Surprise the family with a traditional Hungarian Christmas meal
I guess Hungarian people love to eat and the holidays aren’t exception either. Women usually start the preparation for the festive meal like 3-4days before it’s depend how big will be the celebration. Every family and every people have they own habit what they are usually making for the event. There is a plenty of variation what we can cook, we want to try new recipes or want to follow the traditional dishes. If you spend the holiday away from home you can surpirse your family or friends there with your amazing Hungarian meal. Now we will show the typical festive foods as like a main dish and desserts. Christmas celebrations in Hungary focus a lot on the culinary delights. Here are a few of the highlights.
Halászlé (Fish Soup)
As a relic of the earlier church tradition of fasting for Advent, it is still traditional for fish to be eaten by many Hungarians families on Christmas Eve. It is a hot, spicy paprika-based river fish soup, originating as a dish of Hungarian cusine, a bright-red hot soup prepared with generous amounts of hot paprika and carp or mixed river fish
Goose is quite popular in Hungary and many families will prepare the dish for Christmas dinner. Frequently it is stuffed with a mixture of apples and prunes or even sweet chestnuts. Usually it is cooking in the oven until the skin will be nice, gold and crispy. This is the best part of the food the crispy skin. It serves with braised red cabbage and potatoes.
Ham is likely to feature at one stage or another on the table during the Christmas season. It can be eaten cold, or roasted in the oven. In some rural villages of Hungary, pork butchering still takes place.
Beigli (Poppy Seed Roll)
Beigli is one of the most famous indulgences of Christmas in Hungary. This rich sweet bread is filled with either poppy seed (mákos) or walnut (diós) filling. There are many variations and even savoury alternatives, but these two are the most common. You can buy it in practically any shop or bakery but t is SO much better when made at home. You can try your hand, though this is probably not a pastry for the beginning baker. If you have some experience baking things at home, though, and you’re up for a Christmas challenge, you’ll be rewarded!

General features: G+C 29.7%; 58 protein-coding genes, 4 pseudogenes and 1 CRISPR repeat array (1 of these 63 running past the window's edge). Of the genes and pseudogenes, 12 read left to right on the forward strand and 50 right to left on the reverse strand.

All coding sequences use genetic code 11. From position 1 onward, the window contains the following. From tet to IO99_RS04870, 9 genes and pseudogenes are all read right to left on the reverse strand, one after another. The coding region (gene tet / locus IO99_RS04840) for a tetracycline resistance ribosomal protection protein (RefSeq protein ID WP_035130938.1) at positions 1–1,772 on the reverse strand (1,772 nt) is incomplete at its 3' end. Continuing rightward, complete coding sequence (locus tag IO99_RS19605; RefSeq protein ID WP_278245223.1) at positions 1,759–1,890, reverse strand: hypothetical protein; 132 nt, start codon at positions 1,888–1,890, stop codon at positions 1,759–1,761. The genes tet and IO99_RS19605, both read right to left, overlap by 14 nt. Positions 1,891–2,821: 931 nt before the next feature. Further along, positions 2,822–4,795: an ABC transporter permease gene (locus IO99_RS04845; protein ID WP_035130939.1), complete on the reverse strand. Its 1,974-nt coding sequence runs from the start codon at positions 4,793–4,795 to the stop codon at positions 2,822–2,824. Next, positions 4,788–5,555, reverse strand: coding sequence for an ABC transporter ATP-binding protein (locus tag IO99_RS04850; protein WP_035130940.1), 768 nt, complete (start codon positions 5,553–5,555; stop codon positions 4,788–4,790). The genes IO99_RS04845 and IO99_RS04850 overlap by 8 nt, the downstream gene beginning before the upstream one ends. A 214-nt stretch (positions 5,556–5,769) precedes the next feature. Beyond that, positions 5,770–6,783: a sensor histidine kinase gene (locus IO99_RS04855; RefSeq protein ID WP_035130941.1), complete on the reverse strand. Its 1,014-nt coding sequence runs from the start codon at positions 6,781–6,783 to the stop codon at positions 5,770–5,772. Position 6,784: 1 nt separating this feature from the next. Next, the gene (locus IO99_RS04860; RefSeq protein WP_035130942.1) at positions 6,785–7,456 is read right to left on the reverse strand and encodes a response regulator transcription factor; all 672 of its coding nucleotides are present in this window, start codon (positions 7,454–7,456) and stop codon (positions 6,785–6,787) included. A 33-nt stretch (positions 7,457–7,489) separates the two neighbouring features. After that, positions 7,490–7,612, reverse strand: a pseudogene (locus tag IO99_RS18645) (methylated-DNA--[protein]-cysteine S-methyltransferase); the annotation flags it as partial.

Vanillás Kifli (Crescent Cookies)
These cookies are shaped like crescents and are made from ground nuts with confectioners’ sugar sprinkled on top.
A traditional Hungarian candy that is often hung on the Christmas tree as decoration. It is made of fondant, covered by chocolate and wrapped in shiny colored foil. The tradition started in the 19th century. It was named Szaloncukor because the tree usually stood in the parlour, the most luxurious room in the houses of the nobility and middle-classes.
Mákos Guba Mézzel (Poppy Seed Bread Pudding with Honey)
A particular favourite around Christmas, this sweet dish contains bread, milk, honey, sugar, and poppy seeds. Originally, poppy seeds were used as a fertility charm to ensure a plentiful harvest in the coming year.